Hashmap implementation in Java 8 and pre-Java 8

 What is the difference between hashmap implementation in Java 8 and pre-Java 8?

 The difference comes with the type of storage used for clashing buckets. The HashMap has always worked in a way where the table contains several buckets. 

When a hash is calculated from the key, it then points to which bucket it needs to go to.

However, it is possible that two keys calculate to the same hash or even more likely points to the same bucket. 

This is referred to as a hash clash. And this is why a bucket is used - to hold more than just one item in that spot.

Now, prior to J8, this bucket was just a linked list. I.e. if you did have some clashes in your data, then looking between them was a normal linear search on that bucket. 

What J8 changed was that this became adaptive - e.g. if there’s only a handful of clashing items in a bucket it’s still the same. 

But once there are more than a predetermined amount of clashing items in the same bucket - it is turned into a balanced binary tree instead.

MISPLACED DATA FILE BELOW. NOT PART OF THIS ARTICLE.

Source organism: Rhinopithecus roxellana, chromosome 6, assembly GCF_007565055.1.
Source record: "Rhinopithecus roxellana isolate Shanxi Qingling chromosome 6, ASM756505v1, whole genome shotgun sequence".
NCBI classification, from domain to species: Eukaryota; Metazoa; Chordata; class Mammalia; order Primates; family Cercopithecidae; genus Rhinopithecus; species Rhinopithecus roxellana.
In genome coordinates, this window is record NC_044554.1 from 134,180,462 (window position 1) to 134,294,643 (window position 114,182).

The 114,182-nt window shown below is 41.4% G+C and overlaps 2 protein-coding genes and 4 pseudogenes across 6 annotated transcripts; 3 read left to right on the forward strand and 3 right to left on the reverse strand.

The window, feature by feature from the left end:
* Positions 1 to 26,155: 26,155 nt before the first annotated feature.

The benefit of this is that if the hashing formula isn’t great and tends to cause many clashes, your average seeks time is still not as bad as an O(N) linear search. 

It’s closer to the O(log N) of a binary search instead.

That’s the major difference since J8. There are also some other ancillary changes affecting this. 

For E.g. the default hash formula on strings was optimized to be both faster and allow for fewer clashes on average. 

Thus if your key is a string (some someone’s name in a contacts list), 

it should calculate that hash faster than before and the likelihood that it would calculate a hash pointing to the same bucket is less.

Happy Coding 💓✌

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